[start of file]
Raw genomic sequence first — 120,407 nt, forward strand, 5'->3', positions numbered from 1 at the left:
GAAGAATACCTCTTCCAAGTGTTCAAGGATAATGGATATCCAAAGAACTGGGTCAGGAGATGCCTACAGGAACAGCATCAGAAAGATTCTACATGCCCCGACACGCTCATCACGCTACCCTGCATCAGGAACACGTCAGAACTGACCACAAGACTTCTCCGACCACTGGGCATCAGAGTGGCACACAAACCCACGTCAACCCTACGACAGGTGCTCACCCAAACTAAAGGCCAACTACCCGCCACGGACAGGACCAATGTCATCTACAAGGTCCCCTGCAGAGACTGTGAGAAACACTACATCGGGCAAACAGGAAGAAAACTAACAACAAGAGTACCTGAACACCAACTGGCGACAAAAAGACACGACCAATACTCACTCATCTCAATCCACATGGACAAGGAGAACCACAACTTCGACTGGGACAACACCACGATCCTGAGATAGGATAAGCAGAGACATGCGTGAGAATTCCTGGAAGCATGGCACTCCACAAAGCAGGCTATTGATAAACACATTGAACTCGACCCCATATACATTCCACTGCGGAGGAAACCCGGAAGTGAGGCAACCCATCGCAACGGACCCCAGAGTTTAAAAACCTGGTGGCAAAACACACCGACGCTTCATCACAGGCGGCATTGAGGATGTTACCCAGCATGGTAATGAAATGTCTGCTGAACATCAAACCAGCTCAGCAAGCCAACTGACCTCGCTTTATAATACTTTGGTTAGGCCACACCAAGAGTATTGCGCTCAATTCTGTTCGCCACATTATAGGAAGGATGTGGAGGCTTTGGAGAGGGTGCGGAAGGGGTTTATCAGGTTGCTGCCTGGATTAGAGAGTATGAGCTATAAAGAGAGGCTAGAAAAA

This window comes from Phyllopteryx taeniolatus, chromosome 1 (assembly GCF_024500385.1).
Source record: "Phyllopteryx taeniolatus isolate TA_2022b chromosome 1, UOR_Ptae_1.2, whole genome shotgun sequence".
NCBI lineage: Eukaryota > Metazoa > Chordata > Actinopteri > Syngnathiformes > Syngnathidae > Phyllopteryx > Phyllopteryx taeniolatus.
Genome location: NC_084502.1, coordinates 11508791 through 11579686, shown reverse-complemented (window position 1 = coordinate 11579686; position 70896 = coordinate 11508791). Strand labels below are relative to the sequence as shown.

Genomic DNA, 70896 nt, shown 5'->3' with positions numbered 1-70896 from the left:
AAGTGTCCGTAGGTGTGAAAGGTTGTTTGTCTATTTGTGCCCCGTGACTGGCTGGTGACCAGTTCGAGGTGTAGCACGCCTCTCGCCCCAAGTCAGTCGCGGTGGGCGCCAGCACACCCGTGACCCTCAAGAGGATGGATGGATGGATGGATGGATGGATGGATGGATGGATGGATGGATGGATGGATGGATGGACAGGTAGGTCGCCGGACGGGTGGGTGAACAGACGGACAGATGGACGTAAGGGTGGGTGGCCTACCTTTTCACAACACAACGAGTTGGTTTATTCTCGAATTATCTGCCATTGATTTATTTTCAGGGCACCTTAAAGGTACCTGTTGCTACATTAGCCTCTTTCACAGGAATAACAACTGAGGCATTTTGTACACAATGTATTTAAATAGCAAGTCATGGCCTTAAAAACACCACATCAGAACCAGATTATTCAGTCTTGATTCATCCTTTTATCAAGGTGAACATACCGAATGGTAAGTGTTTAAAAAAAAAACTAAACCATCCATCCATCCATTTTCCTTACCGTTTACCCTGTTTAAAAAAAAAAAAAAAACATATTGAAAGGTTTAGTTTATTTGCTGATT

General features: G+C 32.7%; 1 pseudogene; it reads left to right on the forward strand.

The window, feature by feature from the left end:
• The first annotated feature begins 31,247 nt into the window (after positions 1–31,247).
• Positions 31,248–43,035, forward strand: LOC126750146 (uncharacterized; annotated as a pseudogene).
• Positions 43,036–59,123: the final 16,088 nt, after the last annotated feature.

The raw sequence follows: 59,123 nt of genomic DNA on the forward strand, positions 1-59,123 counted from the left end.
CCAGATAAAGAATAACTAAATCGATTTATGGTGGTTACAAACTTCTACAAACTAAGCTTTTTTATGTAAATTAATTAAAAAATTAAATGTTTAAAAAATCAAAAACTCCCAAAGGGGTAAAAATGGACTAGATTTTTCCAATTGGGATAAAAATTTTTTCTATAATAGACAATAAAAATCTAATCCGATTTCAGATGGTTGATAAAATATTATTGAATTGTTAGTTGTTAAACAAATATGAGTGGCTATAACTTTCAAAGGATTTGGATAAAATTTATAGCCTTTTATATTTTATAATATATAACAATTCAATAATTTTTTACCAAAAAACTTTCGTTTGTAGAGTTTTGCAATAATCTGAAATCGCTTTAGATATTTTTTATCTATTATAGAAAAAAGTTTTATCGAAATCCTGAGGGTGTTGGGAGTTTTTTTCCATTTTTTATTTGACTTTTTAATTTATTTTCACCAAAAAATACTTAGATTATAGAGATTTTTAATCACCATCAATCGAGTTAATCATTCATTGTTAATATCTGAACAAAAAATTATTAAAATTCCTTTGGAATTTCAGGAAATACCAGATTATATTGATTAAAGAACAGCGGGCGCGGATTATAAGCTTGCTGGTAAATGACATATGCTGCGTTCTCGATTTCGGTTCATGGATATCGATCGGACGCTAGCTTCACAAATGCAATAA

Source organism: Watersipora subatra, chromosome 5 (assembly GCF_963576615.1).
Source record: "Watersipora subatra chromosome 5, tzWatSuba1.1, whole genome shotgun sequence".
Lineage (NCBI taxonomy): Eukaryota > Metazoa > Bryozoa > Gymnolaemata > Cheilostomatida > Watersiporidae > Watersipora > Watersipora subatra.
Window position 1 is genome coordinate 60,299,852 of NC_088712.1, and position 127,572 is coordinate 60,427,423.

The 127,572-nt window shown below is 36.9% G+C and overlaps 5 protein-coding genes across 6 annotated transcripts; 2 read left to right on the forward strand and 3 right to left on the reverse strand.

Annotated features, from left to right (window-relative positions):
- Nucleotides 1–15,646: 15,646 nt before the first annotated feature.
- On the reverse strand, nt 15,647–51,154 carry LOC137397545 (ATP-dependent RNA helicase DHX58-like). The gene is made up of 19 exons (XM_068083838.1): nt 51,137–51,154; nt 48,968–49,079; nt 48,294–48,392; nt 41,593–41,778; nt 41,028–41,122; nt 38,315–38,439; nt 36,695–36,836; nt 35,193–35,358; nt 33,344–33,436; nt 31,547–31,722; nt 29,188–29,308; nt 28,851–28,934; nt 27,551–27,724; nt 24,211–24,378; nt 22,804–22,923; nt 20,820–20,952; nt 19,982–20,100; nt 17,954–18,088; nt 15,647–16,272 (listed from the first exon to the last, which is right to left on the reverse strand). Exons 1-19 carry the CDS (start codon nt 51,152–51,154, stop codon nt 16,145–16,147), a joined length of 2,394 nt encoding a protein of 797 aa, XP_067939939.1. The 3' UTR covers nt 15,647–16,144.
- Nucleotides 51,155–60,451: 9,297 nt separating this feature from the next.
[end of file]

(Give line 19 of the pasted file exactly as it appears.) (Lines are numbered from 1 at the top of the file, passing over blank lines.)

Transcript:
Window position 1 is genome coordinate 60,299,852 of NC_088712.1, and position 127,572 is coordinate 60,427,423.